(attn hockey fans in Westchester, NY : apparently, the Bruins and Canes played a decisive game of some sort of another)

Calling Sidney Crosby’s Game 7 breakaway goal against Alexander Ovechkin’s Caps, “the NHL’s equivalent of Smokin’ Joe Frazier’s 15th-round knockdown of Muhammad Ali in the 1971 ‘Fight of the Century’ at MSG”, the New York Post’s Larry Brooks surmises “if you weren’t watching at the moment, you probably didn’t see it anywhere.” Not a heavy You Tube user, presumably, Brooks dubs the NHL’s contract with Versus through 2011 “a six-year commitment as crippling in its own way as the Rangers’ six-year commitment to Wade Redden.”

If the first two rounds of the playoffs have been a showcase for the NHL’s greatest young players — start with Crosby and Ovechkin, go directly to Evgeni Malkin, then to Eric Staal, Patrick Kane and Jonathan Toews — it also has exposed the folly of Gary Bettman’s love affair with Versus and the grudge he carries against ESPN.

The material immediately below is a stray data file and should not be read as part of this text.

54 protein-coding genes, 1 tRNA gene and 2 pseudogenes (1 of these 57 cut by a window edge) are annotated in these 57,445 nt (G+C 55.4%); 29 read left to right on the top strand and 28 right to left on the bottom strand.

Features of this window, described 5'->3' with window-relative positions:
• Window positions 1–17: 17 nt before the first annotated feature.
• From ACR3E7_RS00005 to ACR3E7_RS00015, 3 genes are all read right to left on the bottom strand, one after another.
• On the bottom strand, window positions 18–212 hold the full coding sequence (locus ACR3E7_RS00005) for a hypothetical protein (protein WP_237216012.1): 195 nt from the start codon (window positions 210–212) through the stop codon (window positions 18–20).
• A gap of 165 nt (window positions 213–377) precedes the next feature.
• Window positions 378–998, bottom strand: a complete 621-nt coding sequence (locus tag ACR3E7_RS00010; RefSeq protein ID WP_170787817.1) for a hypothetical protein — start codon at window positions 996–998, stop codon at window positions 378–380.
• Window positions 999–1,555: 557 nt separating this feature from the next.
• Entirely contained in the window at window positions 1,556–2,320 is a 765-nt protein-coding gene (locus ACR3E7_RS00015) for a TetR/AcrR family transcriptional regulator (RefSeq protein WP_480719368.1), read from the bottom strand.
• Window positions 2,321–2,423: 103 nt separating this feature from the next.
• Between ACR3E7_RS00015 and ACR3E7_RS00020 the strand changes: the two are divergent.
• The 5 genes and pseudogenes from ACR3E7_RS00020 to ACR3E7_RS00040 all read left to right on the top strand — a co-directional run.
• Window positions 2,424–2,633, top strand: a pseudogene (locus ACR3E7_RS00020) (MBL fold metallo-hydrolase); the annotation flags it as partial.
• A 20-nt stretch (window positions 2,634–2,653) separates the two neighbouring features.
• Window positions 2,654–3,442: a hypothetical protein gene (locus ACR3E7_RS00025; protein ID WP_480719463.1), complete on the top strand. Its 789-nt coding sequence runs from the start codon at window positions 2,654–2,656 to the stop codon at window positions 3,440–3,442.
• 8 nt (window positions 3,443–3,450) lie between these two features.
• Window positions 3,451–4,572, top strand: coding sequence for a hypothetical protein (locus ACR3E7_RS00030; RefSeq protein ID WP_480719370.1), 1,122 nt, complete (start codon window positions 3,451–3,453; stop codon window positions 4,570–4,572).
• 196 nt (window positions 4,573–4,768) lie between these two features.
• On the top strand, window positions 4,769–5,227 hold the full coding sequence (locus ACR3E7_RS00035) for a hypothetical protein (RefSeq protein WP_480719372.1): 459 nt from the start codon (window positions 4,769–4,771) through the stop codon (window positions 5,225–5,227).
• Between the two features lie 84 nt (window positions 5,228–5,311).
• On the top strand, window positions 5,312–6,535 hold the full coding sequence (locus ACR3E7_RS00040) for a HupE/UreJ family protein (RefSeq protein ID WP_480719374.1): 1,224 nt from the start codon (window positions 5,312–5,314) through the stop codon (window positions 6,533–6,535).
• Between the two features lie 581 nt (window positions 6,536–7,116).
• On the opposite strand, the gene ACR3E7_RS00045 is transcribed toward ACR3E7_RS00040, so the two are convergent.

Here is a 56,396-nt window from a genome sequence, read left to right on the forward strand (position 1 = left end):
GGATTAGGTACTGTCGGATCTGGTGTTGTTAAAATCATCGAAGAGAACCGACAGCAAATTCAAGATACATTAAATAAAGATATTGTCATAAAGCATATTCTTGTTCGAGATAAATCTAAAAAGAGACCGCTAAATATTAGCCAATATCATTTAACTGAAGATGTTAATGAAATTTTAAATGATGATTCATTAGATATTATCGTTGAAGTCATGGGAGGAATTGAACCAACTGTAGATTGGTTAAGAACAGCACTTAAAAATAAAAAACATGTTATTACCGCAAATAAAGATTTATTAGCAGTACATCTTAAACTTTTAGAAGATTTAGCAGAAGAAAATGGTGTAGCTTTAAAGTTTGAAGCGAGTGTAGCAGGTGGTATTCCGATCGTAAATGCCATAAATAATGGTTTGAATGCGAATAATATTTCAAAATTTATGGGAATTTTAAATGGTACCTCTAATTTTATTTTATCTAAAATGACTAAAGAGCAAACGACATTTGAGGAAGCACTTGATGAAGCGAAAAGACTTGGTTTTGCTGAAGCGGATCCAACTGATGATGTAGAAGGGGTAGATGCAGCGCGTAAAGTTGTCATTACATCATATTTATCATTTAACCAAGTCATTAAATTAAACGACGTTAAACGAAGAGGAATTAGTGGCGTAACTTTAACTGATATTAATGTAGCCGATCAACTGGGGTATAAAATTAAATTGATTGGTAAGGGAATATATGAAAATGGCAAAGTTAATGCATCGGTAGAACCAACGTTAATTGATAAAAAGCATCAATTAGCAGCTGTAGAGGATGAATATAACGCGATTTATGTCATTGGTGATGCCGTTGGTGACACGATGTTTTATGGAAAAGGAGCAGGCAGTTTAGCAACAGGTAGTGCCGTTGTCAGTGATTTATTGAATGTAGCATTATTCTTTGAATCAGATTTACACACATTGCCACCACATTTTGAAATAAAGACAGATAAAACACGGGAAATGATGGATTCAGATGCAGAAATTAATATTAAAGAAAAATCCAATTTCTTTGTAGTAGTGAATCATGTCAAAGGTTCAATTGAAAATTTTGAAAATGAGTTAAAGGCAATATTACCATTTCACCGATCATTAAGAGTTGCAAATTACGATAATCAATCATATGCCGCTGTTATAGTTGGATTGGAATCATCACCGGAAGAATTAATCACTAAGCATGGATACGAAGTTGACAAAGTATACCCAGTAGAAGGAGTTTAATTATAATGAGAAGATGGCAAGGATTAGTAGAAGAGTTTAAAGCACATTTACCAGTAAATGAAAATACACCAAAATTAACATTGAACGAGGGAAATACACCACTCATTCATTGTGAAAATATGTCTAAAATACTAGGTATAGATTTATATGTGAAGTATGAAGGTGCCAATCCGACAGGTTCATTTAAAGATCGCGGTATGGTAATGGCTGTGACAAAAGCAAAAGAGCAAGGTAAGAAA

It has exposed the NHL’s empty approach to a television strategy, even as Bettman risks dislocating his shoulders in patting himself on the back for his league’s innovative approach to blacking itself out.

The NHL Network is no help. Somehow, this network doesn’t seem to have the authority to pick up local feeds. When Bruins-Hurricanes Game 7 was being played in Boston, the NHL Network was showing a 300th rerun of a Patrik Elias feature.

That Game 7, by the way, could not be seen by Cablevision subscribers in Westchester (and parts of Connecticut) even by people with subscriptions to the NHL’s Center Ice package. Every channel on the system was dedicated to baseball. So an NHL Game 7 was played in the dark . . . until Versus, which did not go live to the game between periods of its Anaheim-Detroit Game 7 telecast, joined in progress.